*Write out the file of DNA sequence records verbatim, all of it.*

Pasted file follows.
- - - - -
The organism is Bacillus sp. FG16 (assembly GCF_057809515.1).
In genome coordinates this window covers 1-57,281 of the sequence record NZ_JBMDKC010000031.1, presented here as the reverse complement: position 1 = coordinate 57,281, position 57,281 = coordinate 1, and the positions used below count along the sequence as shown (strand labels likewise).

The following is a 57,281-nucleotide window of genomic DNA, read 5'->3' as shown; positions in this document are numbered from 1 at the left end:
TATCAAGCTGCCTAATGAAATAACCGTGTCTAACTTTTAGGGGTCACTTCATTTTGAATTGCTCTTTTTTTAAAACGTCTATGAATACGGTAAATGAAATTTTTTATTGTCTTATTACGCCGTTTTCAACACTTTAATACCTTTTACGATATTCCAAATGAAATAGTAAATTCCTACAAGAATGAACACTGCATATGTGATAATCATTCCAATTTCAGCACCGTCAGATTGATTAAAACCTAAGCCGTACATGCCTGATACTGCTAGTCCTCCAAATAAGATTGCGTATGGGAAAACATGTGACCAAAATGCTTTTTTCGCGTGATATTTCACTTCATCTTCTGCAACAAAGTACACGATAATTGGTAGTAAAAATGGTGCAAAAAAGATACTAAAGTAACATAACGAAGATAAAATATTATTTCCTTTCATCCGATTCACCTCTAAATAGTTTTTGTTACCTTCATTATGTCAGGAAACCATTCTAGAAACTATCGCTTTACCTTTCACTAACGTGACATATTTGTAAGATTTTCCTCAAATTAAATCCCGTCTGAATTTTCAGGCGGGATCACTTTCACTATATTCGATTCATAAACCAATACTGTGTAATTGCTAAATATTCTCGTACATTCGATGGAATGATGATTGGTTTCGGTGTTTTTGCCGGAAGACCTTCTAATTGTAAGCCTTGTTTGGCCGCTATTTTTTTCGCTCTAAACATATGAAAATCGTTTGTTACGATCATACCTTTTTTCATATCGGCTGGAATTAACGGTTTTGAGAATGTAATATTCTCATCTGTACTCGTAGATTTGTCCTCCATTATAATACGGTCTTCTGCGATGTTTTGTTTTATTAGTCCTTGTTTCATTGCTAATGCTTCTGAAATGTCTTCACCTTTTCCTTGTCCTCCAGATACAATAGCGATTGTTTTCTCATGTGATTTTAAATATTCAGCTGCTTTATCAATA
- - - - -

The organism is Bacillus sp. FG16 (assembly GCF_057809515.1).
In genome coordinates this window covers 1-57,281 of the sequence record NZ_JBMDKC010000031.1, presented here as the reverse complement: position 1 = coordinate 57,281, position 57,281 = coordinate 1, and the positions used below count along the sequence as shown (strand labels likewise).

The following is a 57,281-nucleotide window of genomic DNA, read 5'->3' as shown; positions in this document are numbered from 1 at the left end:
TATCAAGCTGCCTAATGAAATAACCGTGTCTAACTTTTAGGGGTCACTTCATTTTGAATTGCTCTTTTTTTAAAACGTCTATGAATACGGTAAATGAAATTTTTTATTGTCTTATTACGCCGTTTTCAACACTTTAATACCTTTTACGATATTCCAAATGAAATAGTAAATTCCTACAAGAATGAACACTGCATATGTGATAATCATTCCAATTTCAGCACCGTCAGATTGATTAAAACCTAAGCCGTACATGCCTGATACTGCTAGTCCTCCAAATAAGATTGCGTATGGGAAAACATGTGACCAAAATGCTTTTTTCGCGTGATATTTCACTTCATCTTCTGCAACAAAGTACACGATAATTGGTAGTAAAAATGGTGCAAAAAAGATACTAAAGTAACATAACGAAGATAAAATATTATTTCCTTTCATCCGATTCACCTCTAAATAGTTTTTGTTACCTTCATTATGTCAGGAAACCATTCTAGAAACTATCGCTTTACCTTTCACTAACGTGACATATTTGTAAGATTTTCCTCAAATTAAATCCCGTCTGAATTTTCAGGCGGGATCACTTTCACTATATTCGATTCATAAACCAATACTGTGTAATTGCTAAATATTCTCGTACATTCGATGGAATGATGATTGGTTTCGGTGTTTTTGCCGGAAGACCTTCTAATTGTAAGCCTTGTTTGGCCGCTATTTTTTTCGCTCTAAACATATGAAAATCGTTTGTTACGATCATACCTTTTTTCATATCGGCTGGAATTAACGGTTTTGAGAATGTAATATTCTCATCTGTACTCGTAGATTTGTCCTCCATTATAATACGGTCTTCTGCGATGTTTTGTTTTATTAGTCCTTGTTTCATTGCTAATGCTTCTGAAATGTCTTCACCTTTTCCTTGTCCTCCAGATACAATAGCGATTGTTTTCTCATGTGATTTTAAATATTCAGCTGCTTTATCAATA